They’ve been a part of the landscape for over a thousand years, leaving an indelible mark on the land we call theirs today. It’s an area of roughly 450,000 acres in western New Mexico, the heart of which lies in what is known to the modern world as the Pueblo of Zuni. Coronado christened Zuni Pueblo and the other outlying villages belonging to the tribe the “Seven Cities in the land of Cibola”. He was hunting treasure and was certain this land held it. Though Coronado didn’t find his massive amounts of gold, there was indeed treasure in the land of the Zuni and it lies in the heart of its people.
They call themselves the A’shiwi, which means “the flesh”. Their language is their own, unrelated to the other Pueblo languages. By the time the Spanish explorers arrived in their land, the Zuni were a thriving agricultural community with a matrilineal clan system and a culture filled with traditions and ceremonies that reflected their ties to the mountains, the forests and the deserts that made up their home. They believed their gods resided in the lakes found in Arizona and New Mexico and they looked to their shamans for knowledge and healing. In their communities they built multi-storied houses to live in and strong communal ties bound them to the land and to their culture.
It was a culture which faced brutal disruption with the arrival of the Spaniards. The foreigners brought disease which wiped out a large number of the Zuni along with the desire to rule the new land. The name “Zuni” was given to the A’shiwi by the Spanish. The meaning of the word is unknown.
In time, the various Pueblo tribes retaliated against the oppressive rule of the Spanish in what has become known as the Pueblo Revolt. After this time, most of the Zuni drew together into one main community at Halonawa, which gradually became known as the Pueblo of Zuni. Over the last three hundred years, most of the tribal members have lived in the Pueblo of Zuni, with other small villages at Pescado, Nutria and Ojo Caliente gradually becoming used only for planting.
Zuni culture has remained strong. It has always been revealed through art: paintings, pottery, jewelry and fetish carvings. The Zuni feel their art links their present with their past, reminding them of their ancestors and their homeland. They have an innate love of color, particularly the color of turquoise, which they see as a symbol of health and long life. Zuni artists carve detailed animal fetishes from shell and use the skill of working silver shown to them by the Spanish to create high quality pieces with turquoise or shell set in silver in intricate patterns. Tribal artists are also known for fine quality beadwork. During the 1920s and 1930s, Zuni artists developed a signature jewelry style involving large numbers of hand-cut stones placed into intricate patterns. Many of these cluster patterns took the shape of flowers, wagon wheels or snowflakes. They created smaller versions of their animal fetishes and used them with their beaded necklaces, a style which gained popularity in the 1930s.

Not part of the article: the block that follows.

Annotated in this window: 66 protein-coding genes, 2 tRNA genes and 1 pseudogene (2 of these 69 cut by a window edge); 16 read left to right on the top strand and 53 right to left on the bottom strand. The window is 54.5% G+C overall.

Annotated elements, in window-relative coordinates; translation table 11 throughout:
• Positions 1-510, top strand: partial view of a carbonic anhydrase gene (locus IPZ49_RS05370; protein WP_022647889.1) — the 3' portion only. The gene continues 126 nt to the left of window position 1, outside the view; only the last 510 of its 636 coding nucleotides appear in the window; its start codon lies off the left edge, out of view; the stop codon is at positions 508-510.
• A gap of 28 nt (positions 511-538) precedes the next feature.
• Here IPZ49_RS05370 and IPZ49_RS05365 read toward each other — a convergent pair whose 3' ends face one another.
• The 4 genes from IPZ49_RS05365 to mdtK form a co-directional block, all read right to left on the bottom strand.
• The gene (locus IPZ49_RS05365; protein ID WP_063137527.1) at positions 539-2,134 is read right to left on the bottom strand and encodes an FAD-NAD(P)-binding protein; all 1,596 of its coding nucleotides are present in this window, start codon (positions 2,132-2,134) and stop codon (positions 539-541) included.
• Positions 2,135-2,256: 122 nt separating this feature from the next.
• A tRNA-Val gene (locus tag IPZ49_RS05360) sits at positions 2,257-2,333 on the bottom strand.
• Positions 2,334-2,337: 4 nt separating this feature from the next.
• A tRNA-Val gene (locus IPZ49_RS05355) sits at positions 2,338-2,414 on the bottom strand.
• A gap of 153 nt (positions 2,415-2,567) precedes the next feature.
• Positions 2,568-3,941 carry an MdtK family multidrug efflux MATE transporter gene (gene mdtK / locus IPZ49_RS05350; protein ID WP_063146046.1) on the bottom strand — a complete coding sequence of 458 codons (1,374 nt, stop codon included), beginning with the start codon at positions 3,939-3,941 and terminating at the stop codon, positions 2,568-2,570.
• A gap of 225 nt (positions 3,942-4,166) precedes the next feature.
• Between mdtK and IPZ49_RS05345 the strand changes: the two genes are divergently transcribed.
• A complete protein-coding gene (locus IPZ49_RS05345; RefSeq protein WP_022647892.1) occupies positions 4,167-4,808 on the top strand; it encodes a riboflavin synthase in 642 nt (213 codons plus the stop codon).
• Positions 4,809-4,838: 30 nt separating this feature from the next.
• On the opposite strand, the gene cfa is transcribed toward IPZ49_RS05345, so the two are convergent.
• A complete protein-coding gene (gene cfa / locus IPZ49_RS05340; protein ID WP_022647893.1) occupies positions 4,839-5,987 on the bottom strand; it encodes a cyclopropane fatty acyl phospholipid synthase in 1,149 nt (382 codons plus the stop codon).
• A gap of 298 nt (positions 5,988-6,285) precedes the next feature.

From 1925 to 1945, crafts such as jewelry accounted for roughly sixty-five percent of the income for the Zuni. The connection between the Zuni and the outside world through the sale of their art had other consequences. World War II would impact the pueblo in various ways. Over two hundred Zuni men served in the armed forces during the war and their return to their homeland brought new ideas and new contacts.
In spite of the changes, however, art continued to be a mainstay of the Zuni economy. Founded as a tribal business in 1984, the Pueblo of Zuni Arts and Crafts opened to provide a way for artists to sell their work to tourists and collectors. Today the sale of arts and crafts remains a mainstay of the Zuni economy.
There are currently six thousand members of the Zuni tribe. Most remain on or near their ancestral lands, keeping cultural ties strong. Tribal government consists of a governor, a lieutenant governor and a six-member council elected every four years. Along with the land comprising their main reservation, the tribe also has land holdings in Catron County, New Mexico and Apache County, Arizona. Scattered those these lands may be, their heart remains in the strong culture and enduring beliefs that have guided them through their long history.